Artificial intelligence (AI) is poised to play an increasing role in military systems. There is an urgent opportunity and necessity for citizens, policymakers, and leaders to distinguish between acceptable and unacceptable uses of AI.
In this light, we the undersigned agree that the decision to take a human life should never be delegated to a machine. There is a moral component to this position, that we should not allow machines to make life-taking decisions for which others – or nobody – will be culpable.
There is also a powerful pragmatic argument: lethal autonomous weapons, selecting and engaging targets without human intervention, would be dangerously destabilizing for every country and individual. Thousands of AI researchers agree that by removing the risk, attributability, and difficulty of taking human lives, lethal autonomous weapons could become powerful instruments of violence and oppression, especially when linked to surveillance and data systems.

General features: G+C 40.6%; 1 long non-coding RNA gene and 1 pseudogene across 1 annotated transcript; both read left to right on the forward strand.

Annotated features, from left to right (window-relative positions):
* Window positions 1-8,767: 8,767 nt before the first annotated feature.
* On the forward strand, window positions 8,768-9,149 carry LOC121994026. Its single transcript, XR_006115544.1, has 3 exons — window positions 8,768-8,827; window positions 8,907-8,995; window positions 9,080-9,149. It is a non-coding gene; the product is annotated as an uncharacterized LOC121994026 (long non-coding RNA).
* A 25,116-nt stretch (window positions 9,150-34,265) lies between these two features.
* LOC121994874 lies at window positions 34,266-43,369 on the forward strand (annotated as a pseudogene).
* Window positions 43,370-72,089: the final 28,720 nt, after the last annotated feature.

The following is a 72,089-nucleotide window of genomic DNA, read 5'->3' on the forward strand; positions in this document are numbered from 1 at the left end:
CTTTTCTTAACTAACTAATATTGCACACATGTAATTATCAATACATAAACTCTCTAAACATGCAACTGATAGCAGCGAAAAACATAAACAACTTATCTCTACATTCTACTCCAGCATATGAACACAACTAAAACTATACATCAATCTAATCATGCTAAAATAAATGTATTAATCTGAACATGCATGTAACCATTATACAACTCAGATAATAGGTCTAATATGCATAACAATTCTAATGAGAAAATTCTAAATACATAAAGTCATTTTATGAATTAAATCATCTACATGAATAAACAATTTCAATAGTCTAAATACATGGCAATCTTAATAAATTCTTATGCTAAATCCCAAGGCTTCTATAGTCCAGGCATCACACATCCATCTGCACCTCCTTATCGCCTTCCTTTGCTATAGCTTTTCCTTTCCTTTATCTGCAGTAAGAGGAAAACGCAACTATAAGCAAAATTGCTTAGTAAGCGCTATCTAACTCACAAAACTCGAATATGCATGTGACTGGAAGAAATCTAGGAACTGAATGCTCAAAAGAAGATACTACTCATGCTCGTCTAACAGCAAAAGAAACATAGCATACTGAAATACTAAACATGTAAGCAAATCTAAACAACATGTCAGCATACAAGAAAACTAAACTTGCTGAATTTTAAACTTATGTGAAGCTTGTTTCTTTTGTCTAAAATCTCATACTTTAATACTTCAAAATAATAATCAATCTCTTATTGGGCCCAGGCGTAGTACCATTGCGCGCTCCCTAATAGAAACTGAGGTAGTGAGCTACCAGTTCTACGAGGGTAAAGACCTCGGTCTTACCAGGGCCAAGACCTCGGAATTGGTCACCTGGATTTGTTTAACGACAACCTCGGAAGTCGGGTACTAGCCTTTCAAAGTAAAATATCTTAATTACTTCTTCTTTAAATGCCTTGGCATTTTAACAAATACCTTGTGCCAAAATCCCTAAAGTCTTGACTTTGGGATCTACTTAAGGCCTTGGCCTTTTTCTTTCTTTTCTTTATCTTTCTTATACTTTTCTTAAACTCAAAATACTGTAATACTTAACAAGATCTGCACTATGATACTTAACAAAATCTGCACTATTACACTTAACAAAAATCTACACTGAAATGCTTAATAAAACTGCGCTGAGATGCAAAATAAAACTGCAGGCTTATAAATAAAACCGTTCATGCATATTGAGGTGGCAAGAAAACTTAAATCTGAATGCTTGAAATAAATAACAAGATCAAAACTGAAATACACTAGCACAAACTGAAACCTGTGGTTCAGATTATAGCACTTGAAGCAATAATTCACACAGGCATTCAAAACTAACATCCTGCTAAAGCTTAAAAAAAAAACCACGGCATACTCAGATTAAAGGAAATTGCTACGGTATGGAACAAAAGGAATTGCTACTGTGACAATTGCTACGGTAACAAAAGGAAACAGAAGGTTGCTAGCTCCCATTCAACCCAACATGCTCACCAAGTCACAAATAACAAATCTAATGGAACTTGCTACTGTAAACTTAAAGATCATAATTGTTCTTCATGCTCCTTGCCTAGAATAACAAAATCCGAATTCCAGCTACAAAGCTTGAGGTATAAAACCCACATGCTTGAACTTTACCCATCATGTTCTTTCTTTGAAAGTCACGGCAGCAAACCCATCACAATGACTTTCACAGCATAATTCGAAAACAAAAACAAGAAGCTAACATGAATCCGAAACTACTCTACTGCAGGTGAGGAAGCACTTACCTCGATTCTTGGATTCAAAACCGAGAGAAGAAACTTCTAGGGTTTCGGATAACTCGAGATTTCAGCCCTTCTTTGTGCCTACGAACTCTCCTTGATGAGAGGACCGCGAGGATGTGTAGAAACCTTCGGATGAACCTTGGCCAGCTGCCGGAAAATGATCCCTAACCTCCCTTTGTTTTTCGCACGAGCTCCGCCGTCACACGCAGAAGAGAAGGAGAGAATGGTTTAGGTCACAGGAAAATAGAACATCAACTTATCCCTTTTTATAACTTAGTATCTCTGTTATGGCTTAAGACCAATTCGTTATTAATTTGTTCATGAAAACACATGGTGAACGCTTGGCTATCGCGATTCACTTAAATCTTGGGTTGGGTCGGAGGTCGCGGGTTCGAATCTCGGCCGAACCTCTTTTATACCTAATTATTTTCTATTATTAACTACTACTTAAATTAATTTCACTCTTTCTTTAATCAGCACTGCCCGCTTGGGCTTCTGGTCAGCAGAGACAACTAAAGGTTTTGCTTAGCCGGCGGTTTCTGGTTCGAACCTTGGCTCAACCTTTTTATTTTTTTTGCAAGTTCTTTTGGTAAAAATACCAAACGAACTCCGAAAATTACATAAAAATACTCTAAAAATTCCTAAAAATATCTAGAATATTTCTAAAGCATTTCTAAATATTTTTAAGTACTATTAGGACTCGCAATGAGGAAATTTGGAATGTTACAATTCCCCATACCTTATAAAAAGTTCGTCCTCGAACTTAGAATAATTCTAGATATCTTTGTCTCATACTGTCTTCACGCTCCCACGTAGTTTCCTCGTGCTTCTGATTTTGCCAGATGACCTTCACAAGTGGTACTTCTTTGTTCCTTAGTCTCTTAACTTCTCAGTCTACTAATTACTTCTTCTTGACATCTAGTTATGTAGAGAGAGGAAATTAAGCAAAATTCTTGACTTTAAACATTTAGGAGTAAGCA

Moreover, lethal autonomous weapons have characteristics quite different from nuclear, chemical and biological weapons, and the unilateral actions of a single group could too easily spark an arms race that the international community lacks the technical tools and global governance systems to manage. Stigmatizing and preventing such an arms race should be a high priority for national and global security.
We, the undersigned, call upon governments and government leaders to create a future with strong international norms, regulations and laws against lethal autonomous weapons. These currently being absent, we opt to hold ourselves to a high standard: we will neither participate in nor support the development, manufacture, trade, or use of lethal autonomous weapons. We ask that technology companies and organizations, as well as leaders, policymakers, and other individuals, join us in this pledge.